UBC Theses and Dissertations
"Ballast existences" : the disabled, Jews and Nazi genocide Mitchell Nielsen, Jill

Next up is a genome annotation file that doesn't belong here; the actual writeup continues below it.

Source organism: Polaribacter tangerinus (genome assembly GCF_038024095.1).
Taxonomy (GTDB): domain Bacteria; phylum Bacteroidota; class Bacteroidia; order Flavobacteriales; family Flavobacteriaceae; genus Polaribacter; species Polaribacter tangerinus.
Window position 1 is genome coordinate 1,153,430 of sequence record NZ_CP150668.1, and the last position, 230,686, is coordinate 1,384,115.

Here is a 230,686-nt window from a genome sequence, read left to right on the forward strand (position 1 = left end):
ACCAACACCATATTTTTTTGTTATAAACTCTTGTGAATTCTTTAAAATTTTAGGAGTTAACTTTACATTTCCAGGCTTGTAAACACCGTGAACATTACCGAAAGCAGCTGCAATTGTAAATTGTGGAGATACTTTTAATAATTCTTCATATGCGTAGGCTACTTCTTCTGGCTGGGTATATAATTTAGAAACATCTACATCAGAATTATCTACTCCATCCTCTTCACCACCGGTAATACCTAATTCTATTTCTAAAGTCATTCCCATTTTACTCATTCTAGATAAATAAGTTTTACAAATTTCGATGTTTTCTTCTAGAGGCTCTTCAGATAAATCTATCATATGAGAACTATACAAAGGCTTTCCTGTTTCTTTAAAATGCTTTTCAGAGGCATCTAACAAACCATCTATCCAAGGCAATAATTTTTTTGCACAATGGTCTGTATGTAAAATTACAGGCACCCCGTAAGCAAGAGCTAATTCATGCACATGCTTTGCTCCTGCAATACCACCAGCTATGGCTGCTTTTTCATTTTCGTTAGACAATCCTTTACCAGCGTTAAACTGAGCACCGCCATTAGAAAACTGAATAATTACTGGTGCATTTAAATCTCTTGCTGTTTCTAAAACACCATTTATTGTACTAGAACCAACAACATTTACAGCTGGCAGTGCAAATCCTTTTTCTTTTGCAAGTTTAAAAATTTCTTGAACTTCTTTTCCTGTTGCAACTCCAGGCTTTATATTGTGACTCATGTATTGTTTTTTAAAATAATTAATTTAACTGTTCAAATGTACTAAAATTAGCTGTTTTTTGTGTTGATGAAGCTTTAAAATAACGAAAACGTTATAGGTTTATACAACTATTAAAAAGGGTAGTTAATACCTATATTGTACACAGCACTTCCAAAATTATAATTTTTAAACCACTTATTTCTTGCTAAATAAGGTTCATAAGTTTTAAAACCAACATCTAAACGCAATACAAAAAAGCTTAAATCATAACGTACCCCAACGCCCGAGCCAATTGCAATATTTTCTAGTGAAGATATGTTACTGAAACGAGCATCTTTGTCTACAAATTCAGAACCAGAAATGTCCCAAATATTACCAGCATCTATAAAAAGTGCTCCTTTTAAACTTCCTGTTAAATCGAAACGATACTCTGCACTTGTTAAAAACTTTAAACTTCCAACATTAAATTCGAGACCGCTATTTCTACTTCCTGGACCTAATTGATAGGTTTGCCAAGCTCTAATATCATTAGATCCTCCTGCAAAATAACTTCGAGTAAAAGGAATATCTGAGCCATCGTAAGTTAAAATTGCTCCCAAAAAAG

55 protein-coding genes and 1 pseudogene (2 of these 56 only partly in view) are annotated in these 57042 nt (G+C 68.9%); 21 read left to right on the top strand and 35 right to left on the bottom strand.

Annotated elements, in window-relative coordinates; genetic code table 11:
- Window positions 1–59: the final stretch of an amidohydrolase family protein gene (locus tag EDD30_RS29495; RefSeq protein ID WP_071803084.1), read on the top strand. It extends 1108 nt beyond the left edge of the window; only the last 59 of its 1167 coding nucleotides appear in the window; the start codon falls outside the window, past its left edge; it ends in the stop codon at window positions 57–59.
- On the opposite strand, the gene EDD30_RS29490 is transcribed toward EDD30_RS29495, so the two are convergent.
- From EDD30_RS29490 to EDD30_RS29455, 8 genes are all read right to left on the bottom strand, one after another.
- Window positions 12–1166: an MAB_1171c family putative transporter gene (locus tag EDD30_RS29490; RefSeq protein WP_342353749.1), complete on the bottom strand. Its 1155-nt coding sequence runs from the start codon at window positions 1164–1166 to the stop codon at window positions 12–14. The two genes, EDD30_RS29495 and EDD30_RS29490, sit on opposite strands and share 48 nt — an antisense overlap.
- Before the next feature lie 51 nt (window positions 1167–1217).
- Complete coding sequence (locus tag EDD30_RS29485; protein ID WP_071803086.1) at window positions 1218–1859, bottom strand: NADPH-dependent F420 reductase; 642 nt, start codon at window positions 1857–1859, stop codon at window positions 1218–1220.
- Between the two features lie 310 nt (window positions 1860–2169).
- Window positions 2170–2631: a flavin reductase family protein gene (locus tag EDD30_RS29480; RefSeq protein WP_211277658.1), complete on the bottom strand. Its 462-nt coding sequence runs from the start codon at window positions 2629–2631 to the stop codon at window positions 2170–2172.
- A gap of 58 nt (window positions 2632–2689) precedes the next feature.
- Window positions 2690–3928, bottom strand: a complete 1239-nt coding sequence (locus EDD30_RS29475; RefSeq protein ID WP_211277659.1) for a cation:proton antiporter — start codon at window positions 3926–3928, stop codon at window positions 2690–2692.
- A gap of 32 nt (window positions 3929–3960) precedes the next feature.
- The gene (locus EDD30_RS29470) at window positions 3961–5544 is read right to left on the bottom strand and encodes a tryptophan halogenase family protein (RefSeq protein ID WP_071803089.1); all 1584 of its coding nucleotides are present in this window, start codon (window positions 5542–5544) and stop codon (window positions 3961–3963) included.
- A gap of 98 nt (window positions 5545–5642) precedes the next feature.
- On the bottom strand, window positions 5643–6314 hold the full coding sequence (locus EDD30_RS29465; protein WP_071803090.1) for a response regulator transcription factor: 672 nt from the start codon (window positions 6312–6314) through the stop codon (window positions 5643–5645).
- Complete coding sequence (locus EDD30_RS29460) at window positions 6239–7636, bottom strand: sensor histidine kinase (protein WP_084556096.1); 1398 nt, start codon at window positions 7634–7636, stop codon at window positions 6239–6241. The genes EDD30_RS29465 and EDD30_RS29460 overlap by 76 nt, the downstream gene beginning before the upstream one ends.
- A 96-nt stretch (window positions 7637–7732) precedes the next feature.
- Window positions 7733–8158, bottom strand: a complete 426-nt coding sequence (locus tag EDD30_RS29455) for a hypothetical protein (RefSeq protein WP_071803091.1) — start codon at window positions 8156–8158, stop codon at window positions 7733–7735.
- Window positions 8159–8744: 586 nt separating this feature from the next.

This thesis examines the social construction of disability in the Third Reich and the interrelationship between Nazi euthanasia and the Holocaust through a comparative analysis of the historiography and using key theories from the field of disability studies. I argue that constructions of disability form an essential part of the creation of a Nazi philosophy that sought to alter fundamentally and irrevocably the biological and racial makeup of Europe. The bio-racial philosophy of the Third Reich had its origins in the eugenics of the late nineteenth and early twentieth century and the early development of racial hygiene precepts. Eugenics and racial hygiene were radicalized under Nazi rule to create a philosophy that was hyper-concerned with the blood purity of the German Volk. This ideology was implemented first with a program of euthanasia (Aktion T4). The genocide of the disabled was, in many ways, prototypical to the development of the Final Solution. A comparative analysis shows that there were overlapping phases in the genocide of the disabled and the Holocaust, particularly with respect to the killing of the Jewish mentally ill, the targeting of mentally ill patients in the East, Aktion 14f13 and the construction of the death camps, particularly during Aktion Reinhardt.
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